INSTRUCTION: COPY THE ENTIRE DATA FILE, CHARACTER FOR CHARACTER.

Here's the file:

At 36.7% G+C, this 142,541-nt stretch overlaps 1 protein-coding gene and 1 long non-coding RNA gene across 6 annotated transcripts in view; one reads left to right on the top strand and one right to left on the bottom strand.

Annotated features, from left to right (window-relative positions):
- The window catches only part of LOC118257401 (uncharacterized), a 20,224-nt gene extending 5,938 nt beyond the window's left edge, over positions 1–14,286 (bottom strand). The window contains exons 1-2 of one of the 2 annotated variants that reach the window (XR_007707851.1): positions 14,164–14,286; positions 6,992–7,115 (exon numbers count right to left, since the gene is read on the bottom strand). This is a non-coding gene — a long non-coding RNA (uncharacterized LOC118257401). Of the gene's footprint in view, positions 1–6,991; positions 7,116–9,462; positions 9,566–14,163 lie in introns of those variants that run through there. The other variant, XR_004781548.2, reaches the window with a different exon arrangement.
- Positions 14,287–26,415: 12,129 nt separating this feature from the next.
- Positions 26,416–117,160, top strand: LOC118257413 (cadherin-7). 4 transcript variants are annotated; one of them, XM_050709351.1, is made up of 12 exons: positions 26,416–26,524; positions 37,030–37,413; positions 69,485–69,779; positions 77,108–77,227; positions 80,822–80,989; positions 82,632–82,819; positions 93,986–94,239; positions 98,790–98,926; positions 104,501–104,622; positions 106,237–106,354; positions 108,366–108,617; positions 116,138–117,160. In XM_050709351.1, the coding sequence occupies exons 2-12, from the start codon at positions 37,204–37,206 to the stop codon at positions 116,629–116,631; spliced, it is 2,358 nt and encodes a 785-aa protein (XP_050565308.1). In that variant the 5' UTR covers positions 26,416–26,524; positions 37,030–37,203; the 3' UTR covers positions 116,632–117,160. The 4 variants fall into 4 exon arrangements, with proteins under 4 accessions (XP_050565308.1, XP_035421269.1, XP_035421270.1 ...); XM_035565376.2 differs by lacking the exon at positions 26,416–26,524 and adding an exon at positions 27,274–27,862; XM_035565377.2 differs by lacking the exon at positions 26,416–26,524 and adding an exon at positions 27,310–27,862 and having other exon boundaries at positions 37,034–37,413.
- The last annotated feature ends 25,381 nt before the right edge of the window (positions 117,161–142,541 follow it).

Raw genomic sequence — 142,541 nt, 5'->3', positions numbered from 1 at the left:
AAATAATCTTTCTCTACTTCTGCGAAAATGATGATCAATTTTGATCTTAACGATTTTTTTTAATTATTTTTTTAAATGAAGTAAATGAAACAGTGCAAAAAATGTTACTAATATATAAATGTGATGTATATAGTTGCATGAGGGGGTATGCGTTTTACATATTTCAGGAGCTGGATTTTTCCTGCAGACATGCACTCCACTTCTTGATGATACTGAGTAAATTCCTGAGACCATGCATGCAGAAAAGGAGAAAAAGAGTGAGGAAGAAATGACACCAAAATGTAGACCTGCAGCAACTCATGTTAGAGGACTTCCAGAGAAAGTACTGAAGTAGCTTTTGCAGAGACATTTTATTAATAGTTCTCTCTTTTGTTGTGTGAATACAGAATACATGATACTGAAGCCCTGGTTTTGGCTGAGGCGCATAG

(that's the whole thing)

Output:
At 36.7% G+C, this 142,541-nt stretch overlaps 1 protein-coding gene and 1 long non-coding RNA gene across 6 annotated transcripts in view; one reads left to right on the top strand and one right to left on the bottom strand.

Annotated features, from left to right (window-relative positions):
- The window catches only part of LOC118257401 (uncharacterized), a 20,224-nt gene extending 5,938 nt beyond the window's left edge, over positions 1–14,286 (bottom strand). The window contains exons 1-2 of one of the 2 annotated variants that reach the window (XR_007707851.1): positions 14,164–14,286; positions 6,992–7,115 (exon numbers count right to left, since the gene is read on the bottom strand). This is a non-coding gene — a long non-coding RNA (uncharacterized LOC118257401). Of the gene's footprint in view, positions 1–6,991; positions 7,116–9,462; positions 9,566–14,163 lie in introns of those variants that run through there. The other variant, XR_004781548.2, reaches the window with a different exon arrangement.
- Positions 14,287–26,415: 12,129 nt separating this feature from the next.
- Positions 26,416–117,160, top strand: LOC118257413 (cadherin-7). 4 transcript variants are annotated; one of them, XM_050709351.1, is made up of 12 exons: positions 26,416–26,524; positions 37,030–37,413; positions 69,485–69,779; positions 77,108–77,227; positions 80,822–80,989; positions 82,632–82,819; positions 93,986–94,239; positions 98,790–98,926; positions 104,501–104,622; positions 106,237–106,354; positions 108,366–108,617; positions 116,138–117,160. In XM_050709351.1, the coding sequence occupies exons 2-12, from the start codon at positions 37,204–37,206 to the stop codon at positions 116,629–116,631; spliced, it is 2,358 nt and encodes a 785-aa protein (XP_050565308.1). In that variant the 5' UTR covers positions 26,416–26,524; positions 37,030–37,203; the 3' UTR covers positions 116,632–117,160. The 4 variants fall into 4 exon arrangements, with proteins under 4 accessions (XP_050565308.1, XP_035421269.1, XP_035421270.1 ...); XM_035565376.2 differs by lacking the exon at positions 26,416–26,524 and adding an exon at positions 27,274–27,862; XM_035565377.2 differs by lacking the exon at positions 26,416–26,524 and adding an exon at positions 27,310–27,862 and having other exon boundaries at positions 37,034–37,413.
- The last annotated feature ends 25,381 nt before the right edge of the window (positions 117,161–142,541 follow it).

Raw genomic sequence — 142,541 nt, 5'->3', positions numbered from 1 at the left:
AAATAATCTTTCTCTACTTCTGCGAAAATGATGATCAATTTTGATCTTAACGATTTTTTTTAATTATTTTTTTAAATGAAGTAAATGAAACAGTGCAAAAAATGTTACTAATATATAAATGTGATGTATATAGTTGCATGAGGGGGTATGCGTTTTACATATTTCAGGAGCTGGATTTTTCCTGCAGACATGCACTCCACTTCTTGATGATACTGAGTAAATTCCTGAGACCATGCATGCAGAAAAGGAGAAAAAGAGTGAGGAAGAAATGACACCAAAATGTAGACCTGCAGCAACTCATGTTAGAGGACTTCCAGAGAAAGTACTGAAGTAGCTTTTGCAGAGACATTTTATTAATAGTTCTCTCTTTTGTTGTGTGAATACAGAATACATGATACTGAAGCCCTGGTTTTGGCTGAGGCGCATAG